To Get Out of Climate Debt, the U.S. Needs a CO2 Savings Account
Americans have a serious spending problem. Our nation is $17.5 trillion in debt; we finance new homes, cars and educations as pretty much a rule; we use credit cards like free money. And we spend way beyond our means when it comes to the environment. We borrow—some would say steal—finite resources on a closed-system planet.
We’ve overstretched our climate budget so far, many fear we’ve passed the point of no return. Global food and agriculture organizations have transitioned from pushing out reports filled with dire warnings and red flags, to white papers focused on how best to manage in an already changed climate. Researchers and activists have resigned themselves to the fact that climate change is a debt we cannot pay off.
According to the Consumer Financial Protection Bureau, “A debt-to-income ratio is one way lenders measure your ability to manage the payments you make every month to repay the money you have borrowed.” And our debt-to-income climate ratio is dangerously high.
Our ability to manage manmade emissions has spiraled out of control. Asking politely for industry to stop pumping out greenhouse gases like carbon dioxide just does not work. Attacking the climate crisis simply by trying to reduce manmade emissions is like trying get your finances under control by just paying off credit card debt. You can’t just pay off your credit card debt and expect to get ahead. You have to also start a savings account and change your spending habits.
And, according to author and environmental activist Amy Larkin, the environmental impact of climate change is an actual financial issue: “Would you rather federal, state and local governments spend our money on preventing extreme weather in the future or on recovering from extreme weather? This is not a rhetorical question. This is the real financial equation that has to enter all decisions on public budgets.”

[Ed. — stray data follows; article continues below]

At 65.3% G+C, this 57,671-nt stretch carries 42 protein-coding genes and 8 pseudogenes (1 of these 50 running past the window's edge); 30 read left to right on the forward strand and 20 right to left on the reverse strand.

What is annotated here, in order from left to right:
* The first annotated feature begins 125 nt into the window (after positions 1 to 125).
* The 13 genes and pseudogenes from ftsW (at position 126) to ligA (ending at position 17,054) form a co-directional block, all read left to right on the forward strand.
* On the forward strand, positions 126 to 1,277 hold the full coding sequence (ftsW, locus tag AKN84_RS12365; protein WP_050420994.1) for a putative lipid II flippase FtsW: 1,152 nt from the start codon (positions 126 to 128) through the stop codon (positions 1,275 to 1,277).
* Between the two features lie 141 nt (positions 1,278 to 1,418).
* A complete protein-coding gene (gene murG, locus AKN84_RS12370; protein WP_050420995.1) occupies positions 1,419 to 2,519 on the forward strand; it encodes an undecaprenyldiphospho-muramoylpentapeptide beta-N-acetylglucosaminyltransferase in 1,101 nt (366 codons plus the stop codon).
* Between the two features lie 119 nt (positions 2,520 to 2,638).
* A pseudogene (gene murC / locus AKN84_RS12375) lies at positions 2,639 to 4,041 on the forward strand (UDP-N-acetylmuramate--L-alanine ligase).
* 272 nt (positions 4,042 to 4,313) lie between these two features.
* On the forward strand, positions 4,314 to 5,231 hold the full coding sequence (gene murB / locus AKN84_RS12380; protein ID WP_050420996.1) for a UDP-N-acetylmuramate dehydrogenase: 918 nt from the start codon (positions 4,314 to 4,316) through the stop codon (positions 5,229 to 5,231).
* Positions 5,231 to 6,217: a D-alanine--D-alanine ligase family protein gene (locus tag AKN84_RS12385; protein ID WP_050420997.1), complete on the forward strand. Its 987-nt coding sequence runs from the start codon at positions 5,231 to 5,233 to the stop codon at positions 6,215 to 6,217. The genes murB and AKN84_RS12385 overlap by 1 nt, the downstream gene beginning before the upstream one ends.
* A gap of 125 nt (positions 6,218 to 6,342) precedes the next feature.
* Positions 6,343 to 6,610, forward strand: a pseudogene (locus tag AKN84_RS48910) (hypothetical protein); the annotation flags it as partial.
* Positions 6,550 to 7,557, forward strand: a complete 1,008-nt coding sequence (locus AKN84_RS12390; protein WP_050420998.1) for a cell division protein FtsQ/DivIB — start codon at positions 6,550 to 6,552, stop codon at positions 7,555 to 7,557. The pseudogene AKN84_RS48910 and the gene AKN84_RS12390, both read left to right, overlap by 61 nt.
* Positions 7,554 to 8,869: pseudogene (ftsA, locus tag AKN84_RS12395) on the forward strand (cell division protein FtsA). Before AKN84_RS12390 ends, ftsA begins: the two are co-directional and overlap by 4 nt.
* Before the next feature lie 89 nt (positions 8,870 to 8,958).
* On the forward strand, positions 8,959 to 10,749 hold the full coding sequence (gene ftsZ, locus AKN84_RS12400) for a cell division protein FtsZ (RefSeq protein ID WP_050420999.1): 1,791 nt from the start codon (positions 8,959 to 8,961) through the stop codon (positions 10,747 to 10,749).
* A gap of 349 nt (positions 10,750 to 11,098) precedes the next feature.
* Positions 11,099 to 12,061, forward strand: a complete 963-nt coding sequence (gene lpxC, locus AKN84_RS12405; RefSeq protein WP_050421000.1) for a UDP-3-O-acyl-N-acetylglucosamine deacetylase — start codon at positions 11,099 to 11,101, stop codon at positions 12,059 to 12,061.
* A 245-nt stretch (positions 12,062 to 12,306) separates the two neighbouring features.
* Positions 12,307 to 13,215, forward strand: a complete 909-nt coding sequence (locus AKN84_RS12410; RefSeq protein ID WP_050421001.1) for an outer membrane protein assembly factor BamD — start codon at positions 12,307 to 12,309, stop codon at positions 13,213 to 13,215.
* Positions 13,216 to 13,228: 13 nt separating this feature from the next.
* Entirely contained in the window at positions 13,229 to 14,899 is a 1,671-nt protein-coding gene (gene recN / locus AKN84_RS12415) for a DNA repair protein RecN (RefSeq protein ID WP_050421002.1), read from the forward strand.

For all the technological wizardry that has been suggested—from injecting carbon dioxide into deep sea beds to creating a sun shade by shooting sulfur out of manmade volcanoes—there is a simple, obvious and immediately available solution. We can put the carbon back to work making food to nourish our growing population. While excess carbon in the atmosphere is toxic to life, we are, after all, carbon-based life forms, and returning stable carbon to the soil can help us grow more food faster. There is no downside.
Regenerative organic farming can reverse climate change.
We have borrowed enough from the future and it is time to start building a carbon savings account that will buy us enough time—give us enough breathing room—to begin changing our spending habits and living in a carbon-smart way.
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By Jessica Corbett
Indigenous leaders and climate campaigners on Friday blasted President Joe Biden's refusal to shut down the Dakota Access Pipeline during a court-ordered environmental review, which critics framed as a betrayal of his campaign promises to improve tribal relations and transition the country to clean energy.
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